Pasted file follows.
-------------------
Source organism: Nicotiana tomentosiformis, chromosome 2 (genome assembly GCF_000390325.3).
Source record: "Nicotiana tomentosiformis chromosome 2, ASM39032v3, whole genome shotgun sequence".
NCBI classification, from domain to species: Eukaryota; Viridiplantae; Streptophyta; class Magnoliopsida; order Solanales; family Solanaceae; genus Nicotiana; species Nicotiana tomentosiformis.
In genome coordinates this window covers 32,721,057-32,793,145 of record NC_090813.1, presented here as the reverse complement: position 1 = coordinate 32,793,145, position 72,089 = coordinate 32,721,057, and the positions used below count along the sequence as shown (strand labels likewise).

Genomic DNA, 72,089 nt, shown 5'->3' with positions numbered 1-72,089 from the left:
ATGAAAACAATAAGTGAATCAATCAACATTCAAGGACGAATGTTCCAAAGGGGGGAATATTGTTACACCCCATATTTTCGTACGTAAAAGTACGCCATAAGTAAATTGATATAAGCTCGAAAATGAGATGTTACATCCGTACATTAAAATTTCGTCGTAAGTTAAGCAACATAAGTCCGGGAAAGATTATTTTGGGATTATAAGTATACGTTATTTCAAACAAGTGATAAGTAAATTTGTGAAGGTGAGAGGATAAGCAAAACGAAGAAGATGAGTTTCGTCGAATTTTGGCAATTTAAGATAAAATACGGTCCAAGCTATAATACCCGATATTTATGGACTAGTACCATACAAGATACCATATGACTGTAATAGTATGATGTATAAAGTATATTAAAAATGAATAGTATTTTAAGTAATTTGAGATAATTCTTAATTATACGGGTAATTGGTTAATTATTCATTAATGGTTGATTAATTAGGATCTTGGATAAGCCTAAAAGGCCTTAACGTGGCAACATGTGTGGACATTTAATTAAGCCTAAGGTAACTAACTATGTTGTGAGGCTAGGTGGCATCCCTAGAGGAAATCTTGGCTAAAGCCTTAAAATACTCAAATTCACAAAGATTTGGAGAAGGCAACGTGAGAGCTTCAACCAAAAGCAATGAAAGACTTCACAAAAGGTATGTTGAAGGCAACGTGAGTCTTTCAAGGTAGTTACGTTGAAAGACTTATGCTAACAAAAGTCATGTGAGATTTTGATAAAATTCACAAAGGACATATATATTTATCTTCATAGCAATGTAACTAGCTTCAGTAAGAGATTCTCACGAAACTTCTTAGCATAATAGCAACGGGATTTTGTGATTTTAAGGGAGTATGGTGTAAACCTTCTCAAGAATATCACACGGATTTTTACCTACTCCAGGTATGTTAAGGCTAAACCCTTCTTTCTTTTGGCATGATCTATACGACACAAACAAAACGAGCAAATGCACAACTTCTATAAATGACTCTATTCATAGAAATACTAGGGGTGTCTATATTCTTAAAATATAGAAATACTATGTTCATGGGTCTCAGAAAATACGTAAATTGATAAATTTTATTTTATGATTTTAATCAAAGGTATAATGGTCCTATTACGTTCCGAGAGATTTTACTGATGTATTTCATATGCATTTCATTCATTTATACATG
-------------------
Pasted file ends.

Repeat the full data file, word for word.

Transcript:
Source organism: Nicotiana tomentosiformis, chromosome 2 (genome assembly GCF_000390325.3).
Source record: "Nicotiana tomentosiformis chromosome 2, ASM39032v3, whole genome shotgun sequence".
NCBI classification, from domain to species: Eukaryota; Viridiplantae; Streptophyta; class Magnoliopsida; order Solanales; family Solanaceae; genus Nicotiana; species Nicotiana tomentosiformis.
In genome coordinates this window covers 32,721,057-32,793,145 of record NC_090813.1, presented here as the reverse complement: position 1 = coordinate 32,793,145, position 72,089 = coordinate 32,721,057, and the positions used below count along the sequence as shown (strand labels likewise).

Genomic DNA, 72,089 nt, shown 5'->3' with positions numbered 1-72,089 from the left:
ATGAAAACAATAAGTGAATCAATCAACATTCAAGGACGAATGTTCCAAAGGGGGGAATATTGTTACACCCCATATTTTCGTACGTAAAAGTACGCCATAAGTAAATTGATATAAGCTCGAAAATGAGATGTTACATCCGTACATTAAAATTTCGTCGTAAGTTAAGCAACATAAGTCCGGGAAAGATTATTTTGGGATTATAAGTATACGTTATTTCAAACAAGTGATAAGTAAATTTGTGAAGGTGAGAGGATAAGCAAAACGAAGAAGATGAGTTTCGTCGAATTTTGGCAATTTAAGATAAAATACGGTCCAAGCTATAATACCCGATATTTATGGACTAGTACCATACAAGATACCATATGACTGTAATAGTATGATGTATAAAGTATATTAAAAATGAATAGTATTTTAAGTAATTTGAGATAATTCTTAATTATACGGGTAATTGGTTAATTATTCATTAATGGTTGATTAATTAGGATCTTGGATAAGCCTAAAAGGCCTTAACGTGGCAACATGTGTGGACATTTAATTAAGCCTAAGGTAACTAACTATGTTGTGAGGCTAGGTGGCATCCCTAGAGGAAATCTTGGCTAAAGCCTTAAAATACTCAAATTCACAAAGATTTGGAGAAGGCAACGTGAGAGCTTCAACCAAAAGCAATGAAAGACTTCACAAAAGGTATGTTGAAGGCAACGTGAGTCTTTCAAGGTAGTTACGTTGAAAGACTTATGCTAACAAAAGTCATGTGAGATTTTGATAAAATTCACAAAGGACATATATATTTATCTTCATAGCAATGTAACTAGCTTCAGTAAGAGATTCTCACGAAACTTCTTAGCATAATAGCAACGGGATTTTGTGATTTTAAGGGAGTATGGTGTAAACCTTCTCAAGAATATCACACGGATTTTTACCTACTCCAGGTATGTTAAGGCTAAACCCTTCTTTCTTTTGGCATGATCTATACGACACAAACAAAACGAGCAAATGCACAACTTCTATAAATGACTCTATTCATAGAAATACTAGGGGTGTCTATATTCTTAAAATATAGAAATACTATGTTCATGGGTCTCAGAAAATACGTAAATTGATAAATTTTATTTTATGATTTTAATCAAAGGTATAATGGTCCTATTACGTTCCGAGAGATTTTACTGATGTATTTCATATGCATTTCATTCATTTATACATG